Months before he killed his girlfriend, Oscar Pistorius said he drew his gun and went into "combat mode" after thinking he heard the noise of an intruder at his home, which turned out to be a washing machine, a South African guns expert testified Monday at the athlete's murder trial.
Sean Rens also said Pistorius wanted to buy seven more guns in 2012 - to add to the 9 mm pistol he already owned for self-defense - and asked the firearm trainer to procure them for him under a gun collector's permit. (Read: Oscar Pistorius ordered six new guns before killing girlfriend)
The guns included a semi-automatic assault rifle, three shotguns, another self-loading rifle and two Smith & Wesson handguns. Rens, the manager of the International Firearm Training Academy in Walkerville, south of Johannesburg, produced one invoice that included five of the guns and nearly 600 hundred rounds of ammunition made out in Pistorius' name. (Related: Oscar Pistorius was photographed in bloody prosthetics after shooting girlfriend)
That total price came to nearly $5,000 and Pistorius had already paid around $4,500 of the bill, the invoice showed. The order was canceled after Pistorius shot dead girlfriend Reeva Steenkamp in early 2013, Rens said. The remaining two guns were contained on a second invoice, the firearm dealer said.
Rens also said he had many conversations about firearms with Pistorius, who is accused of murder in Steenkamp's shooting death on Valentine's Day last year. Rens said the double-amputee runner had "a great love and enthusiasm" for guns.
Rens met Pistorius in 2012, he testified, and trained with him at a gun range. In one conversation, Pistorius described how he was startled by a noise at home and decided to clear the house by drawing his gun and checking rooms, according to Rens. (Suggested read: Bat autographed by Herschelle Gibbs produced as evidence in Oscar Pistorius trial)
"He went into what we call 'code red' or combat mode," Rens said. "When he came to the source of the noise, it was the laundry or something."
Pistorius tweeted about the incident in November 2012: "Nothing like getting home to hear the washing machine on and thinking its (sic) an intruder to go into full combat recon mode into the pantry!"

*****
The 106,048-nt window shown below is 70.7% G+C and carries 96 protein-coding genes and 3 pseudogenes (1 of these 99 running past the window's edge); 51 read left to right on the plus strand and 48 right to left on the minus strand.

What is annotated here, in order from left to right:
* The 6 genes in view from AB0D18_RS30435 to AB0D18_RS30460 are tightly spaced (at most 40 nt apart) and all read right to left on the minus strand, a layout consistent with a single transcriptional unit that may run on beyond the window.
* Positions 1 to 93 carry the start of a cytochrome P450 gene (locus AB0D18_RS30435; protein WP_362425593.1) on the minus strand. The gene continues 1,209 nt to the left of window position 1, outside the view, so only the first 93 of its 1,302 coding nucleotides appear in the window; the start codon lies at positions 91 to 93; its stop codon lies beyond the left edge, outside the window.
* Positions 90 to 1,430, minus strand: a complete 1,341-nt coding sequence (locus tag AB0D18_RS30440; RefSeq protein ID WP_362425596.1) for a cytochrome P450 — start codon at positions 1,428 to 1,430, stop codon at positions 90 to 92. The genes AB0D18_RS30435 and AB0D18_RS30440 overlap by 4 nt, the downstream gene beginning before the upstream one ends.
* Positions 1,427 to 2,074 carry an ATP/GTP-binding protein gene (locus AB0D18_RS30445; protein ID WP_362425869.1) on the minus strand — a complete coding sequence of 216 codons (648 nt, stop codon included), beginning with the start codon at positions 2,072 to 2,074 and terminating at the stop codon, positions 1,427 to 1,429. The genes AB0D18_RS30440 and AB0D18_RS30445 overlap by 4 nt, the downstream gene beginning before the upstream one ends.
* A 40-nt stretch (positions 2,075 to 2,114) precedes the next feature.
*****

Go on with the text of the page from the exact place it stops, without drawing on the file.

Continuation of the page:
Pistorius said he killed Steenkamp by accident before dawn on Feb. 14, 2013, shooting her through a toilet door after mistaking her for an intruder in his home. Prosecutors say he killed her intentionally after an argument and also questioned Rens on Pistorius' firearm training.
Prosecutor Gerrie Nel asked Rens to describe how Pistorius was quizzed on how to handle a firearm in various scenarios, for example when two unidentified men approach the house of a gun owner; then when they break into the house, begin to steal belongings and order the gun owner to leave; and if the men threaten to kill the gun owner, who is behind a security gate in the house.
In each case, Rens said, Pistorius was asked if it was OK to fire at the men and Pistorius correctly answered "No." Pistorius correctly said he was only entitled to shoot at them if they advanced on him with a gun, according to Rens.
Nel was trying to show that Pistorius flouted the regulations that he knew when he shot Steenkamp. Pistorius says he fired because he thought he was under threat.
Rens said he was introduced to Pistorius in May 2012, a few months before the runner made history by competing at the London Olympics. Pistorius first wanted Rens to find a "specific" gun for him, Rens testified, a Smith & Wesson 500 revolver handgun.
Rens also listed the other guns Pistorius was hoping to procure under a collector's license. They were a .38-caliber Smith & Wesson revolver, the civilian version of a Vector .223-caliber assault rifle used by South African police, another self-loading semi-automatic rifle and three shotguns.
Pistorius applied to the South African police's National Firearms Centre for the licenses for six of these guns on Jan. 22, 2013, according to the center's records, just three weeks before he shot dead Steenkamp in his home using his 9 mm Parabellum pistol, which he already licensed for self-defense.
Pistorius' applications were not processed and were instead "sent back" four days after he killed Steenkamp, officials at the South African police's National Firearms Center told The Associated Press last year.
In later testimony Monday, police photographer Bennie van Staden spoke about the images he took when he arrived at Pistorius' house on the night of the killing. One photograph of the runner, taken in his garage, showed unexplained scuff marks on his bloodied prosthetic limbs.
Another from the Paralympian's bedroom showed a box with a label that said "Testis compositum."
The runner's representatives have identified the substance as an herbal remedy used for "muscle recovery." A product by that name also is sold as a sexual enhancer and contains the testicles, heart and embryo of pigs, among other ingredients. Some retailers also say it can be used to treat fatigue.
Also found in the bedroom was a box with the label "Coenzyme compositum" as well as syringes and needles.
Steenkamp's mother, June, was in the Pretoria courtroom for a second time Monday but had left by the time van Staden was describing some photos being displayed of the bloody bathroom scene where her daughter was shot. June Steenkamp last attended the trial on the opening day on March 3.